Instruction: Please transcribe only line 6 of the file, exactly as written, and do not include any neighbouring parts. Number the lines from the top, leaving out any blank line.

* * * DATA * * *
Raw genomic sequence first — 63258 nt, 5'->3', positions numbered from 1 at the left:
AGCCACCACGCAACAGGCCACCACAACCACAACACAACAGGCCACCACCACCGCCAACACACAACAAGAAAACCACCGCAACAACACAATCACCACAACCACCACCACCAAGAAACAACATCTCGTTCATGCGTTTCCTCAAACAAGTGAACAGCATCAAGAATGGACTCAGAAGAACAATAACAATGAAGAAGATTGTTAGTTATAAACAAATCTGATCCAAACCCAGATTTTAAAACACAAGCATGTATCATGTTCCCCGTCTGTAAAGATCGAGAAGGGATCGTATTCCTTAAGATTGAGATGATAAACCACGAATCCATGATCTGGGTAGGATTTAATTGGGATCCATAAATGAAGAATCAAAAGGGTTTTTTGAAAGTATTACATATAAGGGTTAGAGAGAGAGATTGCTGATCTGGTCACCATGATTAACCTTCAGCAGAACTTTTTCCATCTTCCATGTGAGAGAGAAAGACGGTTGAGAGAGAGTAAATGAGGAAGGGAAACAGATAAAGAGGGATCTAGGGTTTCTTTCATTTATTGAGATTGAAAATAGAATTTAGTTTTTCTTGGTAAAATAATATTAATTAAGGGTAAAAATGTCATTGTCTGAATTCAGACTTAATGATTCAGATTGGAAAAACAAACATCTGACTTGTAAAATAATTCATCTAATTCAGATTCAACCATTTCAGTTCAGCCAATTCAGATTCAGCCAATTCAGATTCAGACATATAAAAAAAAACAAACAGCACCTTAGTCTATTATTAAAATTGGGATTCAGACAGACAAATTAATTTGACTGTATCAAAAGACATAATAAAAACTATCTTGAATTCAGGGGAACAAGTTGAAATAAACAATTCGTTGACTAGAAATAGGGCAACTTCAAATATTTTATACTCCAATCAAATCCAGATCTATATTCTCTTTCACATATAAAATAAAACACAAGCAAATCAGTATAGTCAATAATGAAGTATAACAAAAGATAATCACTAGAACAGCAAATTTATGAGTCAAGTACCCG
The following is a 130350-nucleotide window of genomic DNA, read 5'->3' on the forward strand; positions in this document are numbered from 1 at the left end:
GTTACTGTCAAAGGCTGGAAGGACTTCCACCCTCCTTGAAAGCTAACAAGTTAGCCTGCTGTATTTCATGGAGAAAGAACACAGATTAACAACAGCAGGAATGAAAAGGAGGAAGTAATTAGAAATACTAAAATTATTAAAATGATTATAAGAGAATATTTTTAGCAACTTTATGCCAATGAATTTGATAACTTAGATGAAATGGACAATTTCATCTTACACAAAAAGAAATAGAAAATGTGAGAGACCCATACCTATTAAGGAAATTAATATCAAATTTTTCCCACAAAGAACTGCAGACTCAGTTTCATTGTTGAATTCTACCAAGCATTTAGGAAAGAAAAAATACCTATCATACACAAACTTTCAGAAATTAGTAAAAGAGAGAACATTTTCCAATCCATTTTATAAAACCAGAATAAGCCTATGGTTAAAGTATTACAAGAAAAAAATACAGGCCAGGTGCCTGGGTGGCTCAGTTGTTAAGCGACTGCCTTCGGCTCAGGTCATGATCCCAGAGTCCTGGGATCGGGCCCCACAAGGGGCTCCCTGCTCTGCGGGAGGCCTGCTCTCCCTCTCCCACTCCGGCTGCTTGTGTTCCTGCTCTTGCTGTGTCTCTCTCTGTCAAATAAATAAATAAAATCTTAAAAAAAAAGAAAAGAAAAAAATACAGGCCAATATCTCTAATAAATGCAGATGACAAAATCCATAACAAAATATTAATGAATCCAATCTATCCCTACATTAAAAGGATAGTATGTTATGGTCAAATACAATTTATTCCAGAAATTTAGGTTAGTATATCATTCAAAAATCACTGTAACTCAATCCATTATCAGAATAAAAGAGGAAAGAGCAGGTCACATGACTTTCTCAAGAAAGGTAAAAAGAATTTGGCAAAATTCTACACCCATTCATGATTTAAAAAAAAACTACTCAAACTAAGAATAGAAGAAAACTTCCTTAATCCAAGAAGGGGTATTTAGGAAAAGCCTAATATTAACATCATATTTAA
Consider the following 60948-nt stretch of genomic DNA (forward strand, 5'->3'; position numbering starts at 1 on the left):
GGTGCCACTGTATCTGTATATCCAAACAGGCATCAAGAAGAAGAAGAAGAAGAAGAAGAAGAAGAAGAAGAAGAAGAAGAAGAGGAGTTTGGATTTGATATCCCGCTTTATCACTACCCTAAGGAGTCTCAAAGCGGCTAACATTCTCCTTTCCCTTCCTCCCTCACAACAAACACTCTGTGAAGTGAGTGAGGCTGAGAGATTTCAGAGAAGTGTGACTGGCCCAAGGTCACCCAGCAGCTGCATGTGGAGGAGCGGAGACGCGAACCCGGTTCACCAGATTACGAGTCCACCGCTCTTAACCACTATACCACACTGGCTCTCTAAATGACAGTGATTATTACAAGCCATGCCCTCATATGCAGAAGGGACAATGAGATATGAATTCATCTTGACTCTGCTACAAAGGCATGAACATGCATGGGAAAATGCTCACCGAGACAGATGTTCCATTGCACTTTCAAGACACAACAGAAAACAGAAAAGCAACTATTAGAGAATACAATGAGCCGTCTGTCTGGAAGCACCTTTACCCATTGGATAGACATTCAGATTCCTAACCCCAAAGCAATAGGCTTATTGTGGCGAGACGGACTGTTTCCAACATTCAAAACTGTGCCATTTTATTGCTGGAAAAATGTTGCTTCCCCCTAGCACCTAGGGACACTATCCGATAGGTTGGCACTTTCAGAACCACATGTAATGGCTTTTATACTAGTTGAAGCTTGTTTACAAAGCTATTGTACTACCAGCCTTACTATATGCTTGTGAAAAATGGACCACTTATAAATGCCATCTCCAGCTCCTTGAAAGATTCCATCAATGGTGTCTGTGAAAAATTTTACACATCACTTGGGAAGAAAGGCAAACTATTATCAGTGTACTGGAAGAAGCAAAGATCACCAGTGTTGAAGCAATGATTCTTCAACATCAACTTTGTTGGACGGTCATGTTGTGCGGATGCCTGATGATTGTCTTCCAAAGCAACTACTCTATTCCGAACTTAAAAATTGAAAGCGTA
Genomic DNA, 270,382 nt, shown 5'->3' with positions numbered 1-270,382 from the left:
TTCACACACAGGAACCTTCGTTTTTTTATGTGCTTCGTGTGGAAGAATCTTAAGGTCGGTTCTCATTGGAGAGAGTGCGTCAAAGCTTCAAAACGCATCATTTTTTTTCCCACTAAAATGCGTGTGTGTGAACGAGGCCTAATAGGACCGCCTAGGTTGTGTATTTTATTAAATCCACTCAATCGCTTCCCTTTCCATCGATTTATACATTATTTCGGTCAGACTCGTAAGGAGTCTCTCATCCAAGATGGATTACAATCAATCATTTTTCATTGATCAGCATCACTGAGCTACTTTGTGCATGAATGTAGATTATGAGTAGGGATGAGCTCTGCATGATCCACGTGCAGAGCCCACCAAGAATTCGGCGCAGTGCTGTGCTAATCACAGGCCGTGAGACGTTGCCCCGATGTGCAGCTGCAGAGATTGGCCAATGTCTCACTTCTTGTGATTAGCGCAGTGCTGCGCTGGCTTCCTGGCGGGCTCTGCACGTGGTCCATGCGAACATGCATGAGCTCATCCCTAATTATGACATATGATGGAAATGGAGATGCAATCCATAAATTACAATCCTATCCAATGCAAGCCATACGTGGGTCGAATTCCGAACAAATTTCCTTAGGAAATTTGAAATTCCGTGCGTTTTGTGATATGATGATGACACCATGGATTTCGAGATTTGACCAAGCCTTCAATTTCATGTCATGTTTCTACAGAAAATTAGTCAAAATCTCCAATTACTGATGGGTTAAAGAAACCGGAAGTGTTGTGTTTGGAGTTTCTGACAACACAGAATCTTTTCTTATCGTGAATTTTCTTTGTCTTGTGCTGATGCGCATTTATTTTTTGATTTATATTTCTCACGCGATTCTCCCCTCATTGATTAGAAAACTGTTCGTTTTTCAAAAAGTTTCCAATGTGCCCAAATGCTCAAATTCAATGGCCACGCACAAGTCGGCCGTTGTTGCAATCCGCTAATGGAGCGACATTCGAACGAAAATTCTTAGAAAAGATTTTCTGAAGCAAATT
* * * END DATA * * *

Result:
GGTGCCACTGTATCTGTATATCCAAACAGGCATCAAGAAGAAGAAGAAGAAGAAGAAGAAGAAGAAGAAGAAGAAGAAGAAGAGGAGTTTGGATTTGATATCCCGCTTTATCACTACCCTAAGGAGTCTCAAAGCGGCTAACATTCTCCTTTCCCTTCCTCCCTCACAACAAACACTCTGTGAAGTGAGTGAGGCTGAGAGATTTCAGAGAAGTGTGACTGGCCCAAGGTCACCCAGCAGCTGCATGTGGAGGAGCGGAGACGCGAACCCGGTTCACCAGATTACGAGTCCACCGCTCTTAACCACTATACCACACTGGCTCTCTAAATGACAGTGATTATTACAAGCCATGCCCTCATATGCAGAAGGGACAATGAGATATGAATTCATCTTGACTCTGCTACAAAGGCATGAACATGCATGGGAAAATGCTCACCGAGACAGATGTTCCATTGCACTTTCAAGACACAACAGAAAACAGAAAAGCAACTATTAGAGAATACAATGAGCCGTCTGTCTGGAAGCACCTTTACCCATTGGATAGACATTCAGATTCCTAACCCCAAAGCAATAGGCTTATTGTGGCGAGACGGACTGTTTCCAACATTCAAAACTGTGCCATTTTATTGCTGGAAAAATGTTGCTTCCCCCTAGCACCTAGGGACACTATCCGATAGGTTGGCACTTTCAGAACCACATGTAATGGCTTTTATACTAGTTGAAGCTTGTTTACAAAGCTATTGTACTACCAGCCTTACTATATGCTTGTGAAAAATGGACCACTTATAAATGCCATCTCCAGCTCCTTGAAAGATTCCATCAATGGTGTCTGTGAAAAATTTTACACATCACTTGGGAAGAAAGGCAAACTATTATCAGTGTACTGGAAGAAGCAAAGATCACCAGTGTTGAAGCAATGATTCTTCAACATCAACTTTGTTGGACGGTCATGTTGTGCGGATGCCTGATGATTGTCTTCCAAAGCAACTACTCTATTCCGAACTTAAAAATTGAAAGCGTA